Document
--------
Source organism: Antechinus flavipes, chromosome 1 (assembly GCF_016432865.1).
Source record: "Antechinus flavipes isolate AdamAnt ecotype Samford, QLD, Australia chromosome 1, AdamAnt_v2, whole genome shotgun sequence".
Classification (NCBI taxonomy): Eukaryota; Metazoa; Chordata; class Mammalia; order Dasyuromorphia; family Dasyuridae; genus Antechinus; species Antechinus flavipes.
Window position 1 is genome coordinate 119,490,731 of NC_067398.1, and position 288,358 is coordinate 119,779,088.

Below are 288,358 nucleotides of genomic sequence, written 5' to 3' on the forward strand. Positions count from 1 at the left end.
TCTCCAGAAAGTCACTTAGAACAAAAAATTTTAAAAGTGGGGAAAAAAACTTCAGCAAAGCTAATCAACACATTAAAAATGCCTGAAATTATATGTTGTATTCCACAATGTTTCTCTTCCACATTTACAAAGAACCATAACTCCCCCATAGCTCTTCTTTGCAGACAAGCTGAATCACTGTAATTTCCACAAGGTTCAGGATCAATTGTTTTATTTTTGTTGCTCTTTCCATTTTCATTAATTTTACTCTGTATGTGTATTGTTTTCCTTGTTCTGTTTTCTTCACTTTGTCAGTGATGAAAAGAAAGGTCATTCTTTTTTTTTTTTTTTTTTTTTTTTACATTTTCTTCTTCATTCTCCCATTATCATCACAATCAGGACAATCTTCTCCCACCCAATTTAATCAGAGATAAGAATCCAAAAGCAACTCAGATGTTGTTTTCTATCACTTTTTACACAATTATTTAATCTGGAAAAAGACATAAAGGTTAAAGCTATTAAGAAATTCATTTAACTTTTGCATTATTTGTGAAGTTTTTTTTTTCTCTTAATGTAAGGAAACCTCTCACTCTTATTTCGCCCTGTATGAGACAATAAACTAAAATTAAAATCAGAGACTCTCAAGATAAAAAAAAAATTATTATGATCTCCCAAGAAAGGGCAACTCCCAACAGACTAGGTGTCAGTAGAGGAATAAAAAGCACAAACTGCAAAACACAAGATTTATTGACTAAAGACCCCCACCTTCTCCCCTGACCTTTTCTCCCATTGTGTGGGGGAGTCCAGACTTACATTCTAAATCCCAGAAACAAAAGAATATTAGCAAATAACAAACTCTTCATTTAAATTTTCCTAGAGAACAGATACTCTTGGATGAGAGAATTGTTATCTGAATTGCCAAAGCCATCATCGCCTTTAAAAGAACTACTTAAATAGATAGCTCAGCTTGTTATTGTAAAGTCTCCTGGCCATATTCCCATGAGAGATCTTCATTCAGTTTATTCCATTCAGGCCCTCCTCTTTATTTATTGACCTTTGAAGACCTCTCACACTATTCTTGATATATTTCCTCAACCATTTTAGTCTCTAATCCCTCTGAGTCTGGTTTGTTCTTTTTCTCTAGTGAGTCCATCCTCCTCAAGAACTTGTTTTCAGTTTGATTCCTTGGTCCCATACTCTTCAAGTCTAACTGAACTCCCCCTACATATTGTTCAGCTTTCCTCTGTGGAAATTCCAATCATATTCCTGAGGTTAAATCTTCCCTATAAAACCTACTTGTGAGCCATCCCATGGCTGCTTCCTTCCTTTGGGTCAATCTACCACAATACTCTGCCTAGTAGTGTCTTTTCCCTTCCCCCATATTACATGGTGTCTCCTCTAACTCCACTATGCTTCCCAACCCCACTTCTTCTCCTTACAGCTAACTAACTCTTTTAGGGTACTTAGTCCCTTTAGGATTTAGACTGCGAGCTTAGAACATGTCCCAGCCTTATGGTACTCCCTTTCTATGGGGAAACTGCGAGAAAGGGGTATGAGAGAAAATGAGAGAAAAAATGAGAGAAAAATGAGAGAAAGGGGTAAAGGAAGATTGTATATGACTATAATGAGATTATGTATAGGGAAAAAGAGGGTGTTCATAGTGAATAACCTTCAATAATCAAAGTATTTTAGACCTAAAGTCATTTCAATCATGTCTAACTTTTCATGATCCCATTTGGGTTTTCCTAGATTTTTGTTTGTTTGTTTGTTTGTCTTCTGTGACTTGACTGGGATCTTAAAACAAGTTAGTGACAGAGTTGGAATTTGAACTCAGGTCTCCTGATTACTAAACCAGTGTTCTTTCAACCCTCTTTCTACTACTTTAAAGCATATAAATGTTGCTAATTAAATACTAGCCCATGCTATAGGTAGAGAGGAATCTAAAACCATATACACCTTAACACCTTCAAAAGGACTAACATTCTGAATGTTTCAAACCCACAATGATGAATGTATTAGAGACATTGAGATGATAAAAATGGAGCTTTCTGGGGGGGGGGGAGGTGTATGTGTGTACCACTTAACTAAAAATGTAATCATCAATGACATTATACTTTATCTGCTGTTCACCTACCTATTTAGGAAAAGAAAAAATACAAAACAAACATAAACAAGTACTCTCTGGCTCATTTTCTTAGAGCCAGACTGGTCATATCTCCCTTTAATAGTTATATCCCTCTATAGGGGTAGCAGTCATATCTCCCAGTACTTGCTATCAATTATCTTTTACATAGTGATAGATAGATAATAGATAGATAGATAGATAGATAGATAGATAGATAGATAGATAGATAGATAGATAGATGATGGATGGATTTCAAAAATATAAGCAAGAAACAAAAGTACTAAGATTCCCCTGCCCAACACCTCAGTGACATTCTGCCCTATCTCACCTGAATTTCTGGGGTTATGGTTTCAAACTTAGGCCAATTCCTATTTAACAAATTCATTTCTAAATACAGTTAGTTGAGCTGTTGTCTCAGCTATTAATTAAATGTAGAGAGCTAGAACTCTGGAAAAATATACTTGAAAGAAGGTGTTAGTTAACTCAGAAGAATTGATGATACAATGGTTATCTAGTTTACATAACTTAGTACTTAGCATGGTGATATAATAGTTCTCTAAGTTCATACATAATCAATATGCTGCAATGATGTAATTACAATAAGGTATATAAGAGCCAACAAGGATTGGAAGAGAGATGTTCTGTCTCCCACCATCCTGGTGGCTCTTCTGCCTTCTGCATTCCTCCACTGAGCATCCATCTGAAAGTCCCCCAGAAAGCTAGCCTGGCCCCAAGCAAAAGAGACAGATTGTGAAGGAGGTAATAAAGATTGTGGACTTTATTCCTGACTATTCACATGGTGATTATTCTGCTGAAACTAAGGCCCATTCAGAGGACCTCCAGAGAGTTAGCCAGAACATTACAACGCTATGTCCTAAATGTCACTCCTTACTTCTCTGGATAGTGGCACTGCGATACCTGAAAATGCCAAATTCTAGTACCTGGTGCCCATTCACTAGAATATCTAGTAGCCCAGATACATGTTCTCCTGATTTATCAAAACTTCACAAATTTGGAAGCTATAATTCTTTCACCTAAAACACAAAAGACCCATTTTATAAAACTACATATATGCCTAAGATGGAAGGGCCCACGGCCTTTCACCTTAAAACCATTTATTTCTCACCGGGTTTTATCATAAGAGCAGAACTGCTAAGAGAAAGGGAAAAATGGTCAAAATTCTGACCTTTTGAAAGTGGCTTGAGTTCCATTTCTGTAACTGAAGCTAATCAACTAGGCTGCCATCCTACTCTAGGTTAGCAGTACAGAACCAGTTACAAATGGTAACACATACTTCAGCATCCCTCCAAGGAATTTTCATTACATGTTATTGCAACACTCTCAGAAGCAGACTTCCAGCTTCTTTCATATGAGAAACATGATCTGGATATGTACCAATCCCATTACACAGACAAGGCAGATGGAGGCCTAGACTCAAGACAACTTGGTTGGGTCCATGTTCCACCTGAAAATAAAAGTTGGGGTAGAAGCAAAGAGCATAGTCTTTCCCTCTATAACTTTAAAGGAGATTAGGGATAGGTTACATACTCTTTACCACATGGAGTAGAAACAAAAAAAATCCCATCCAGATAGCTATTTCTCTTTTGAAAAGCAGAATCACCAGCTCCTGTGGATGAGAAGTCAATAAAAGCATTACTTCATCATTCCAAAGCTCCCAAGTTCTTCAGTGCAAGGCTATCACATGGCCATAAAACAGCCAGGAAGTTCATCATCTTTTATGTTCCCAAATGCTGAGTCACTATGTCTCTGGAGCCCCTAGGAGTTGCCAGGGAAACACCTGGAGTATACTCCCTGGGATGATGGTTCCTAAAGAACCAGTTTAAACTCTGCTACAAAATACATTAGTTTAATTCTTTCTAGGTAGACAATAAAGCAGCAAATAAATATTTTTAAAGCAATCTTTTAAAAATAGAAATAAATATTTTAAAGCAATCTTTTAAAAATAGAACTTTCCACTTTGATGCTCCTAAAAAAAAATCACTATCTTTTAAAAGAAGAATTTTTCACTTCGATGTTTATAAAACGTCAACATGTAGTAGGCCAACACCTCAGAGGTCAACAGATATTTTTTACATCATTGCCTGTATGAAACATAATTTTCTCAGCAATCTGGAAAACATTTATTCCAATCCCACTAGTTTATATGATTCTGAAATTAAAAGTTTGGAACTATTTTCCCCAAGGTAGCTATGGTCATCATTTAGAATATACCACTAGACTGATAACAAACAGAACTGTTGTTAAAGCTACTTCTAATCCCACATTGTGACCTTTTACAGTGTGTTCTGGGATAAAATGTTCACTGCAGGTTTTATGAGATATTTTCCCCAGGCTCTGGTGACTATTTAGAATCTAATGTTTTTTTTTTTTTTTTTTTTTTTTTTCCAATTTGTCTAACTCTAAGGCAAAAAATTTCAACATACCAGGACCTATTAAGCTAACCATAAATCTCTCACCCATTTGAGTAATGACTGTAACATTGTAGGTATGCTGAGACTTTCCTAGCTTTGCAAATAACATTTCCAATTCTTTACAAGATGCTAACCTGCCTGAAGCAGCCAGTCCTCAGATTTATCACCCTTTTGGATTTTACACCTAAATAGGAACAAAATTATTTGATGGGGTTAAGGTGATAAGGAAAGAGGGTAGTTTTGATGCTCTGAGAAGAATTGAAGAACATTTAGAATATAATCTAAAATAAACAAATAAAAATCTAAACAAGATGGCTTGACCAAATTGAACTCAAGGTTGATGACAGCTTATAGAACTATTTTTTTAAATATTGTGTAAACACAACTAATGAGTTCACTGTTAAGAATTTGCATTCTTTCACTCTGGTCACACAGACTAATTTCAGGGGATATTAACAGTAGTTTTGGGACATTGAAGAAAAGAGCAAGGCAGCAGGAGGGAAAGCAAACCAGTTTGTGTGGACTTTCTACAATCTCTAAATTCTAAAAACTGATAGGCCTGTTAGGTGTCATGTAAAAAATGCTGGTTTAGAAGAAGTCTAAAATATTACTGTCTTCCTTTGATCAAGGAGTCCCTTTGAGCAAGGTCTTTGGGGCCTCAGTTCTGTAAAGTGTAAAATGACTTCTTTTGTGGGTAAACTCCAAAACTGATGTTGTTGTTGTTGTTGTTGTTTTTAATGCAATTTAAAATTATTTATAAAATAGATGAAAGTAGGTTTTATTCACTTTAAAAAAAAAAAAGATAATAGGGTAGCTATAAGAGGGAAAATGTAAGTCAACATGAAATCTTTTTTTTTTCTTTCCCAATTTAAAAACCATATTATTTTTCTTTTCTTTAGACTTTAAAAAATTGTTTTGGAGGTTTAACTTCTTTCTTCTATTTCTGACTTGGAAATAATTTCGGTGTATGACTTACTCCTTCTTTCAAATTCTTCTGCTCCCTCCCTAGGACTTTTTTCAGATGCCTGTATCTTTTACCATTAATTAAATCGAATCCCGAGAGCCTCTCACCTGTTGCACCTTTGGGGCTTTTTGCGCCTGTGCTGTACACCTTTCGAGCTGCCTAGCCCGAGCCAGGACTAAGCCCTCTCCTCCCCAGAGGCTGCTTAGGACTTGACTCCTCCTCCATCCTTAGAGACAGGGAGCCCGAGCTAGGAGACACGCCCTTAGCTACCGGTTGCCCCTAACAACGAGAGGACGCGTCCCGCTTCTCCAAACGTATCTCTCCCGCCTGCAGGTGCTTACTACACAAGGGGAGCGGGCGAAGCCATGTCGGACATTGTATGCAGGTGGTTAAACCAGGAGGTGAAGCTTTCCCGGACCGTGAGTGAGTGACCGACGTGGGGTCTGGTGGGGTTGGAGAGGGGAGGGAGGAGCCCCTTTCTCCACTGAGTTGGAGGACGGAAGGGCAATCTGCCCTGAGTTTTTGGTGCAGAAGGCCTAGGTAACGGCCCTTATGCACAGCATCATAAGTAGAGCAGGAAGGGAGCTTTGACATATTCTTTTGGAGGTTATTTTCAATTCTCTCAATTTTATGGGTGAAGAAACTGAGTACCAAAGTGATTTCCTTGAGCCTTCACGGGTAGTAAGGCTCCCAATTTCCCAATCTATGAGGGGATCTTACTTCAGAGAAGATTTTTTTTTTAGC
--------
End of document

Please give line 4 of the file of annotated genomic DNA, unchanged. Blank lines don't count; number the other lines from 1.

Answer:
Window position 1 is genome coordinate 119,490,731 of NC_067398.1, and position 288,358 is coordinate 119,779,088.